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Petra Cortright at Tristian Koenig

When painting was declared ‘dead’ upon the invention of photography, no one could have predicted how digital technologies and later, waves of internet related art, would transform, rather than eliminate, the oldest art form.
 
Los Angeles-based artist Petra Cortright has been a key player in post-internet art since before it reached full saturation, and now a new selection of her digital paintings are on view at Tristian Koenig in her first Australian solo exhibition.
 
Cortright made her name with low-res art videos, the first of which, WEBCAM (2007), was shown as part of Gertrude Contemporary’s Octopus 16: Antiques Roadshow last year. But her current solo, RUNNING NEO-GEO GAMES UNDER MAME, is comprised of digital paintings that employ screen aesthetics as a base, covered with markings that look painted in real life. Upon closer inspection, thick stripes of colour and three-dimensional textures dissolve into pristine surfaces of ink. Rich hues contrast with bright white lines and spherical stamps with an addictive luminosity normally not found off-screen.
 
Cortright employs various vector-based programs and apps to compose her paintings. Using a stylus, she creates her marks on layers that can be moved around or duplicated ad infinitum (and many layers are repeated throughout these five paintings). Ultimately she works with a master printing lab to export her digital files using an inkjet process onto Belgian linen and hot press rag paper. All of Cortright’s paintings are, however, never printed in editions – they’re one of a kind.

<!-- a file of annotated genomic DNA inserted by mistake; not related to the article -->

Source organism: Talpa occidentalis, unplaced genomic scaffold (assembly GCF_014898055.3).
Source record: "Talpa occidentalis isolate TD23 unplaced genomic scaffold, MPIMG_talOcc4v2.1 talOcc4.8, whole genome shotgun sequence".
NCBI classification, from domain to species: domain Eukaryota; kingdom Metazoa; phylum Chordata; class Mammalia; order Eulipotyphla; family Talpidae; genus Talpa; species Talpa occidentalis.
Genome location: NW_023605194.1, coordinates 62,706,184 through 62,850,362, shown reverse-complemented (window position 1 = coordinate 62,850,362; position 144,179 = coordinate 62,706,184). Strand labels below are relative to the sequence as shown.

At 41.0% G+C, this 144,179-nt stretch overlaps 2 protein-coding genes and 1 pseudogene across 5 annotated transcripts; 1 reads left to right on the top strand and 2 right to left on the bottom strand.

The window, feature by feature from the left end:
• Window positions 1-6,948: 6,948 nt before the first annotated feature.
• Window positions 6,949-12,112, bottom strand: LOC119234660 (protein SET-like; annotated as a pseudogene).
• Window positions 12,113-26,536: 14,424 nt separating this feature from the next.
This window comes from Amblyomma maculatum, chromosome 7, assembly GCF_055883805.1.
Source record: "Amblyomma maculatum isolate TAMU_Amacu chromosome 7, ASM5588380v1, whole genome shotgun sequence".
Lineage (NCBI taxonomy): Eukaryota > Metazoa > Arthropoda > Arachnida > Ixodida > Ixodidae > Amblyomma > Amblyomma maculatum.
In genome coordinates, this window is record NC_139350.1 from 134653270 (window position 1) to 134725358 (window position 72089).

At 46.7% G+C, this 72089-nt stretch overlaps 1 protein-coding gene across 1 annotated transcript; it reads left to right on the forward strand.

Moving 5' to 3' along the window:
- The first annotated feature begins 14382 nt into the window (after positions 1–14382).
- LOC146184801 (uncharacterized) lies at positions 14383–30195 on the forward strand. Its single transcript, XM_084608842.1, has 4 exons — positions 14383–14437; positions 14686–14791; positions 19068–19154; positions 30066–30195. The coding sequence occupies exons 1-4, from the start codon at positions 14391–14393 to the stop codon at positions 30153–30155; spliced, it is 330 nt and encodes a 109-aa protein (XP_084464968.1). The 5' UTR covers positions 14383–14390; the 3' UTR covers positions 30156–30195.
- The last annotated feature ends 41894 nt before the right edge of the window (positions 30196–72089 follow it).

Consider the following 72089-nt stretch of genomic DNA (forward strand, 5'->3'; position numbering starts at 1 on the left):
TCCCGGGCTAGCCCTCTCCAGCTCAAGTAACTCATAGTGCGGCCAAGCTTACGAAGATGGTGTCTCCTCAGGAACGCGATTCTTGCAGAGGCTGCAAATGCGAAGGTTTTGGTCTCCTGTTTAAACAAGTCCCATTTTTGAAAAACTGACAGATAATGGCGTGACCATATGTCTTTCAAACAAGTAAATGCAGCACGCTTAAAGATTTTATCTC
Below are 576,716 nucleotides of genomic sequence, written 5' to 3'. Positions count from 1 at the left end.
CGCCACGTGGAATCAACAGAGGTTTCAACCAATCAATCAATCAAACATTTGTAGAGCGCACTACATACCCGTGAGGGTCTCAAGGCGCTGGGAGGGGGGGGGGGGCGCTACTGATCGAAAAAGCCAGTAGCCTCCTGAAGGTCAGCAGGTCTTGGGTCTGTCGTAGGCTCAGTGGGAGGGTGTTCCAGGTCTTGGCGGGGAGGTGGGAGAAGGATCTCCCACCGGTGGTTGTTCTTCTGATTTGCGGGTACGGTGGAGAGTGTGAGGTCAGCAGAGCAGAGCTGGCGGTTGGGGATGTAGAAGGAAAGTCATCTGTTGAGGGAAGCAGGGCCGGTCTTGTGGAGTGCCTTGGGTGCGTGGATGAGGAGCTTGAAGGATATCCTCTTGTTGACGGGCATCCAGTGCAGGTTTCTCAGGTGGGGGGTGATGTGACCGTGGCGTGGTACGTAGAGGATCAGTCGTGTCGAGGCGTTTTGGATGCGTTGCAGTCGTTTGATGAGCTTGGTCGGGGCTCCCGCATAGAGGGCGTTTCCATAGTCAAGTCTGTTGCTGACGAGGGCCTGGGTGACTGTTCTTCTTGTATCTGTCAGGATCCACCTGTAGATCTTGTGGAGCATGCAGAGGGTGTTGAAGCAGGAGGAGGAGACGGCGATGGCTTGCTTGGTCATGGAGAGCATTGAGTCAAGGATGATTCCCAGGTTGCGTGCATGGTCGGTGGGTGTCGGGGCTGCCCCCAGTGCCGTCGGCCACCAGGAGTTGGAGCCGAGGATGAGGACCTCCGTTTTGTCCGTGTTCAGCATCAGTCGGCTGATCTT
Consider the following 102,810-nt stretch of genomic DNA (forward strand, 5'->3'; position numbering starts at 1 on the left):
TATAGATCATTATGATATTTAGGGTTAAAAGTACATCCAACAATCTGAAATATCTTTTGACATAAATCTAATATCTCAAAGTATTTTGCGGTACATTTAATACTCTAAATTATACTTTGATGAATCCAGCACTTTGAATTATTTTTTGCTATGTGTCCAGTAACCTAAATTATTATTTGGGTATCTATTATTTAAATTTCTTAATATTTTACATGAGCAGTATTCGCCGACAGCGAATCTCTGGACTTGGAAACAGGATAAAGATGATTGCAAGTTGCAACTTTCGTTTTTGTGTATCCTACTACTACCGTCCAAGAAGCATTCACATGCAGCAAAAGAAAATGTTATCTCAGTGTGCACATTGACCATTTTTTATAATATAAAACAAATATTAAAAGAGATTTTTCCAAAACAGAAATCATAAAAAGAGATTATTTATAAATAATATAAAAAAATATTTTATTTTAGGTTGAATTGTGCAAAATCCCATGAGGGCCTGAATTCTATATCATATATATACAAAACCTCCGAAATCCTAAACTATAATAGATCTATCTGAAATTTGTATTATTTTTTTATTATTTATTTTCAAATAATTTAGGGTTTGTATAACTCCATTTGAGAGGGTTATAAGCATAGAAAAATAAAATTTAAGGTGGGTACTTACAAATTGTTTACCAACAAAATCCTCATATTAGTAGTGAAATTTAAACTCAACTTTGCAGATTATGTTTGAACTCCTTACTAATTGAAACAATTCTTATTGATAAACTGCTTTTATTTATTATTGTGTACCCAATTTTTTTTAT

While the works at Tristian Koenig use web vernacular, the pieces in Cortright’s concurrent show at 1301PE in L.A. are composed of what look like thick finger-smudges of oil paint, à la Abstract Expressionism. In the past her paintings have featured collaged elements, including flowers, hair bows and giant blackberries, with a certain Pop Art boldness. Last year Artsy called Cortright the “Monet of the 21st century,” for her love of the process of making and for her desire to achieve beauty, which sets her apart from some of her hyper conceptual and/or political contemporaries.
 
Though art historical references are ripe for the picking, Cortright’s work is playing an active role in the aesthetics of tomorrow. Intentionally or not the artist has injected new fuel into an age old debate. Why make a gestural painting out of pixels instead of paint? What makes a potentially reproducible digital image unique, especially if you can view it on a browser anytime?
 
Though each work starts its life as a digital file, and is most often viewable somewhere online, Cortright has ensured that nothing beats standing in front of her paintings. Her works feel screen-grabbed from within an infinite scroll and pasted into the white cube. They are dreams of the digital age made impossibly analogue.
 
 
By Amanda Ribas Tugwell